• Personality study finds fish have hidden depths

    Tech & Science CTV News
    Fish have complex individual personalities, a British university study found in research published Monday. Scientists from Exeter University in southwest England studied how individual Trinidadian guppy fish behaved in various stressful situations and discovered wide differences in how they responded. Source
  • Global accounting firm Deloitte hacked

    Tech & Science CBC News
    Global accounting firm Deloitte said on Monday it was the victim of a cyberattack that affected the data of a small number of clients, providing few details on the breach. Deloitte said in a statement that attackers accessed data from the company's email platform, confirming some details in a report by the Guardian newspaper, which broke news of the hack on Monday. Source
  • London studying ways to reduce new fatberg under Chinatown

    Tech & Science CTV News
    LONDON -- British engineers are studying ways to dispose of yet another oversize "fatberg" threatening London's aged sewers. Stuart White of Thames Water says the latest fat blob is located in a busy area beneath Chinatown near London's famed Leicester Square. Source
  • Invasive grass carp threatening Lake Erie

    Tech & Science CTV News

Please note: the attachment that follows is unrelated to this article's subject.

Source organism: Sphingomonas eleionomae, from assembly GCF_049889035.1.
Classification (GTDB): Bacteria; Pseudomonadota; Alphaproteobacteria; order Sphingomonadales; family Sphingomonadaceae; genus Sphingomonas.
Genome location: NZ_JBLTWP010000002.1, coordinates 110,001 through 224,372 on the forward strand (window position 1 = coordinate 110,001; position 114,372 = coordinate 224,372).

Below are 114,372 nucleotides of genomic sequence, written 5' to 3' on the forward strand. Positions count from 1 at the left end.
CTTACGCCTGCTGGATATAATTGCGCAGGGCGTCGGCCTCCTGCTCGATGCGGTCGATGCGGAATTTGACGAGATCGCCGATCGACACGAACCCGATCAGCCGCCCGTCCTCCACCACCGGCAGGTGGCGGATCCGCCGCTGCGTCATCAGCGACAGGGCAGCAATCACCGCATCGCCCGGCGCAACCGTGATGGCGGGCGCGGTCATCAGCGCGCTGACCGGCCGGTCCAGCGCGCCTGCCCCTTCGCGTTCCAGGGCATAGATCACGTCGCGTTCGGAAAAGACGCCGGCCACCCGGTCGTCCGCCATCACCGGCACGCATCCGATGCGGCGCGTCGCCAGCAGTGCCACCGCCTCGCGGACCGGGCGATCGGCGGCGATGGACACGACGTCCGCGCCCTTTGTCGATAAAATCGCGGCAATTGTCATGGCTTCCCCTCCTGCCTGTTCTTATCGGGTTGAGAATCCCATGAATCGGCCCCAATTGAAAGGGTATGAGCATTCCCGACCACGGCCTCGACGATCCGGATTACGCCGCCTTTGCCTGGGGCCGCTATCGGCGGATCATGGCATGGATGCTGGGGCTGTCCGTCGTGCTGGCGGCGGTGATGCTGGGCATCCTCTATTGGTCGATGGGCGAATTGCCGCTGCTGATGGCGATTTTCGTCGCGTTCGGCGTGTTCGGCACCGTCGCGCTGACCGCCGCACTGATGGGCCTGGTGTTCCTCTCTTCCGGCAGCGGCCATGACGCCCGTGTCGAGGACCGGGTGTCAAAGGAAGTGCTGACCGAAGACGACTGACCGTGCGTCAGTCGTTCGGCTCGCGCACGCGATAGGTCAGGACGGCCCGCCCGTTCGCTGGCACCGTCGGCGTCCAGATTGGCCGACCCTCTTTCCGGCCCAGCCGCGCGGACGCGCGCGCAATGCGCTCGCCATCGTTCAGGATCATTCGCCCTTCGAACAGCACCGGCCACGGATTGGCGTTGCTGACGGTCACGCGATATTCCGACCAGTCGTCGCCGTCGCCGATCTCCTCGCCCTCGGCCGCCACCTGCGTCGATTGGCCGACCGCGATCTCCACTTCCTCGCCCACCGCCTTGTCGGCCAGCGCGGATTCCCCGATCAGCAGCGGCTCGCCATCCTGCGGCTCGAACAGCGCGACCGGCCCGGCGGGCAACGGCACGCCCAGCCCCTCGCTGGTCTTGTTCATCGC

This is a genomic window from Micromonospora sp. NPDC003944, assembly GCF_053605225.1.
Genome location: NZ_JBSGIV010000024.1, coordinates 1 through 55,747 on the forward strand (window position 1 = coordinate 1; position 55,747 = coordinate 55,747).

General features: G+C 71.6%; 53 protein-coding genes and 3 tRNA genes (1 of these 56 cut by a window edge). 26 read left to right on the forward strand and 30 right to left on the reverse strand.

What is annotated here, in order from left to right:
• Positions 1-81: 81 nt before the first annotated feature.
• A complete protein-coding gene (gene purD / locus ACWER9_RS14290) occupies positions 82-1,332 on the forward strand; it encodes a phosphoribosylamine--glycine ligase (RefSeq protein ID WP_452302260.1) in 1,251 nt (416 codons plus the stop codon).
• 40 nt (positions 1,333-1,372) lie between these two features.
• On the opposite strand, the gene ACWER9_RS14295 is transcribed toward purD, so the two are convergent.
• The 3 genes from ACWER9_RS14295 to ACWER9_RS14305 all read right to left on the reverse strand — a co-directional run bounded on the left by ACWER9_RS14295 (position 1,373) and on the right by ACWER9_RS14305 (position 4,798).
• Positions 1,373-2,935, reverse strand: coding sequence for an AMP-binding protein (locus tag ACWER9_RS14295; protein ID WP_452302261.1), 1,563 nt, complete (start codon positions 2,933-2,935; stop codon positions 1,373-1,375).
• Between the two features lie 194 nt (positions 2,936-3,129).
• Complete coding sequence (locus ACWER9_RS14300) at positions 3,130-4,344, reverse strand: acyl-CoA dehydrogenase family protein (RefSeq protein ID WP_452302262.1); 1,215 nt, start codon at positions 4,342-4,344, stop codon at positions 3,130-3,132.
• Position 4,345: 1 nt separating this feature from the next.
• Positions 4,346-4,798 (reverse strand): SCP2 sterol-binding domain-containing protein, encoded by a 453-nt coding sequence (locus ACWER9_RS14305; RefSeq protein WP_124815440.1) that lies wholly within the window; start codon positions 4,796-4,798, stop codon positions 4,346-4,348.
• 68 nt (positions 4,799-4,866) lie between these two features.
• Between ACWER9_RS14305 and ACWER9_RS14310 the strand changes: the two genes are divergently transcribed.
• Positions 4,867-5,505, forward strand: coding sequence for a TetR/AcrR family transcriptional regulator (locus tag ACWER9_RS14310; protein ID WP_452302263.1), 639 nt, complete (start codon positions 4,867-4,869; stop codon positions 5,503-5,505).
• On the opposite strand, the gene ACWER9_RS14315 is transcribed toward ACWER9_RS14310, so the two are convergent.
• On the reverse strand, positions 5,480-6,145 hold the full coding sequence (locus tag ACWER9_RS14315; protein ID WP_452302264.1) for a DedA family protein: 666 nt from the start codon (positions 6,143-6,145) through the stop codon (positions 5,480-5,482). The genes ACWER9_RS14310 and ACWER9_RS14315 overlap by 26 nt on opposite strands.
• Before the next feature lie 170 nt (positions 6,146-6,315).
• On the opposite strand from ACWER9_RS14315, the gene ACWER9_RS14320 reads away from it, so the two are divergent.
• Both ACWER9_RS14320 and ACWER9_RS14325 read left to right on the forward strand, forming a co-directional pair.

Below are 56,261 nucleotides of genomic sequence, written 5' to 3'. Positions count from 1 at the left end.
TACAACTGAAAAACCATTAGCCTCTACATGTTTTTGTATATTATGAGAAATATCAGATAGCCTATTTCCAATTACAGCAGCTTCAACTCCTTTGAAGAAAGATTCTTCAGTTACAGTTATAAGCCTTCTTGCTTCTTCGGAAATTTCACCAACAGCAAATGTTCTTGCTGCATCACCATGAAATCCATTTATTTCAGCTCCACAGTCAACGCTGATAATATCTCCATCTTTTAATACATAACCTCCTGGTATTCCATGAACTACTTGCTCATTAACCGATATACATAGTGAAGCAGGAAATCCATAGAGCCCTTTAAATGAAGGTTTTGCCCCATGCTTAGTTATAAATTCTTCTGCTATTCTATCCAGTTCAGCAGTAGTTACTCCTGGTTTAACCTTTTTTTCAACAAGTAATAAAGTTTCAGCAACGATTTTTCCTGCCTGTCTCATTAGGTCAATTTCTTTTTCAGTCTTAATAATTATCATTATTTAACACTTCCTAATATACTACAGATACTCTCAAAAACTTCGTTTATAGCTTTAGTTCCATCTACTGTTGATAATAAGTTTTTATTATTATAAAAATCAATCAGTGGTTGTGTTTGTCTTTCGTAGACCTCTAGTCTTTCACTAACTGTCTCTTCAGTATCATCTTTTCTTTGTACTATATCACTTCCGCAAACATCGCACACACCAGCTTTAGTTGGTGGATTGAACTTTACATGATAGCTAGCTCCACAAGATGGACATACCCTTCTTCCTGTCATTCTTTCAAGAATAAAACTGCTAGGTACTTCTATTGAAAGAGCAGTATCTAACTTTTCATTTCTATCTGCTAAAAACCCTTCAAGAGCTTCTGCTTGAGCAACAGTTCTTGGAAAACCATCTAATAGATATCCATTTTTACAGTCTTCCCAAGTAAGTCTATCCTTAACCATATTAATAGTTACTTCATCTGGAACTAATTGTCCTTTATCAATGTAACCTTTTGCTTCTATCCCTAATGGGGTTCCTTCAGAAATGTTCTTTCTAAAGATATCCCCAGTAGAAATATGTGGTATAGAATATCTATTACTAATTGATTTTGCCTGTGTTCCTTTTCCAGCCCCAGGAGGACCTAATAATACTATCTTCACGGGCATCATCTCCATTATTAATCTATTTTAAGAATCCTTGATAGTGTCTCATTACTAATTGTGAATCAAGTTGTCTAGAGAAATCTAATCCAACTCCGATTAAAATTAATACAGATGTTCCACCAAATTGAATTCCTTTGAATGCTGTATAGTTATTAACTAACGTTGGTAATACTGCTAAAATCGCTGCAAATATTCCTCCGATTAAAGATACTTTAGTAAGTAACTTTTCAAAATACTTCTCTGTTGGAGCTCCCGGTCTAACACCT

TOLEDO, Ohio -- Researchers have fresh evidence that invasive grass carp are swimming and spawning near the mouth of a river that flows into Lake Erie. Their next step is figuring out how to stop it from gaining a foothold and devouring wetland plants along the shoreline and underwater vegetation in the lake that shelters native fish. Source
  • Australia to create its own space agency

    Tech & Science CTV News
    CANBERRA, Australia -- Australia announced on Monday it would create its own space agency to increase its share of the $330 billion space economy. Prime Minister Malcolm Turnbull said the agency would be part of Australia's development of an innovation and science economy. Source
  • 7 right whales entangled this summer, new data shows

    Tech & Science CBC News
    New figures show at least seven North Atlantic right whales got entangled in fishing gear in the Gulf of St. Lawrence this summer, and two died as a result. Two of the whales were freed by rescuers, including Joe Howlett, who was killed during one of the missions. Source
  • Astronomers discover an asteroid is actually two — and that it's also a comet

    Tech & Science CBC News
    When is an asteroid not just an asteroid? When it's a comet. Astronomers using the Hubble Space Telescope have found that an asteroid discovered in 2006 is actually two — and that it sprouts a tail just like a comet. Source
  • The Long Dark is a fiercely Canadian video game. Why aren't there more like it?

    Tech & Science CBC News
    You've crashed your plane into the side of a mountain on a remote island in the Canadian north. Your partner is nowhere to be found. A geomagnetic disaster has rendered phones, radios and all other electronic equipment inoperable. Source
  • Something new under the sun: A binary asteroid that's also a comet

    Tech & Science CBC News
    When is an asteroid not just an asteroid? When it's a comet. Astronomers using the Hubble Space Telescope have found that an asteroid discovered in 2006 is actually two — and that it sprouts a tail just like a comet. Source